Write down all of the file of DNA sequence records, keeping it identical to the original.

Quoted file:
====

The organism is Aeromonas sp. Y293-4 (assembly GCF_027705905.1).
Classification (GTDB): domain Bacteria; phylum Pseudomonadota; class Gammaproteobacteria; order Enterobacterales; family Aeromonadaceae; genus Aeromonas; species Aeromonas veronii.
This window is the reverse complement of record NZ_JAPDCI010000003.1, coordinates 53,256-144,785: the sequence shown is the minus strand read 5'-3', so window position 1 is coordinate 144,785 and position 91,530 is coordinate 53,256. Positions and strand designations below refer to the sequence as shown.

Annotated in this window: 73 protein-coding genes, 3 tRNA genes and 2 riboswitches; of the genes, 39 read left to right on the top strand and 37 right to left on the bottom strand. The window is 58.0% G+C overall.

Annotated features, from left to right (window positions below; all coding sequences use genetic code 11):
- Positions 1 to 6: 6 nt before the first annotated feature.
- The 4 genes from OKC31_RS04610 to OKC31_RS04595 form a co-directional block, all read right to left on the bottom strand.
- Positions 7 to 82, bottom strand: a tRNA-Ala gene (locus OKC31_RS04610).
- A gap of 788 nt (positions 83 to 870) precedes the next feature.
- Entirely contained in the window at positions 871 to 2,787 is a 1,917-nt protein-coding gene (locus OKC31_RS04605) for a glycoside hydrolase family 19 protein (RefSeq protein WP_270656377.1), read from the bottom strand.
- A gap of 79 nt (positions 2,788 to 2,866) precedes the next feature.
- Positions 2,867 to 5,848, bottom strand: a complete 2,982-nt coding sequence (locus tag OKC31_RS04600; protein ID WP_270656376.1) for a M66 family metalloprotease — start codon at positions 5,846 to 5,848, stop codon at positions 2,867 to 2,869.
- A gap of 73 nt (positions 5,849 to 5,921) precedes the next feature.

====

The organism is Aeromonas sp. Y293-4 (assembly GCF_027705905.1).
Classification (GTDB): domain Bacteria; phylum Pseudomonadota; class Gammaproteobacteria; order Enterobacterales; family Aeromonadaceae; genus Aeromonas; species Aeromonas veronii.
This window is the reverse complement of record NZ_JAPDCI010000003.1, coordinates 53,256-144,785: the sequence shown is the minus strand read 5'-3', so window position 1 is coordinate 144,785 and position 91,530 is coordinate 53,256. Positions and strand designations below refer to the sequence as shown.

Annotated in this window: 73 protein-coding genes, 3 tRNA genes and 2 riboswitches; of the genes, 39 read left to right on the top strand and 37 right to left on the bottom strand. The window is 58.0% G+C overall.

Annotated features, from left to right (window positions below; all coding sequences use genetic code 11):
- Positions 1 to 6: 6 nt before the first annotated feature.
- The 4 genes from OKC31_RS04610 to OKC31_RS04595 form a co-directional block, all read right to left on the bottom strand.
- Positions 7 to 82, bottom strand: a tRNA-Ala gene (locus OKC31_RS04610).
- A gap of 788 nt (positions 83 to 870) precedes the next feature.
- Entirely contained in the window at positions 871 to 2,787 is a 1,917-nt protein-coding gene (locus OKC31_RS04605) for a glycoside hydrolase family 19 protein (RefSeq protein WP_270656377.1), read from the bottom strand.
- A gap of 79 nt (positions 2,788 to 2,866) precedes the next feature.
- Positions 2,867 to 5,848, bottom strand: a complete 2,982-nt coding sequence (locus tag OKC31_RS04600; protein ID WP_270656376.1) for a M66 family metalloprotease — start codon at positions 5,846 to 5,848, stop codon at positions 2,867 to 2,869.
- A gap of 73 nt (positions 5,849 to 5,921) precedes the next feature.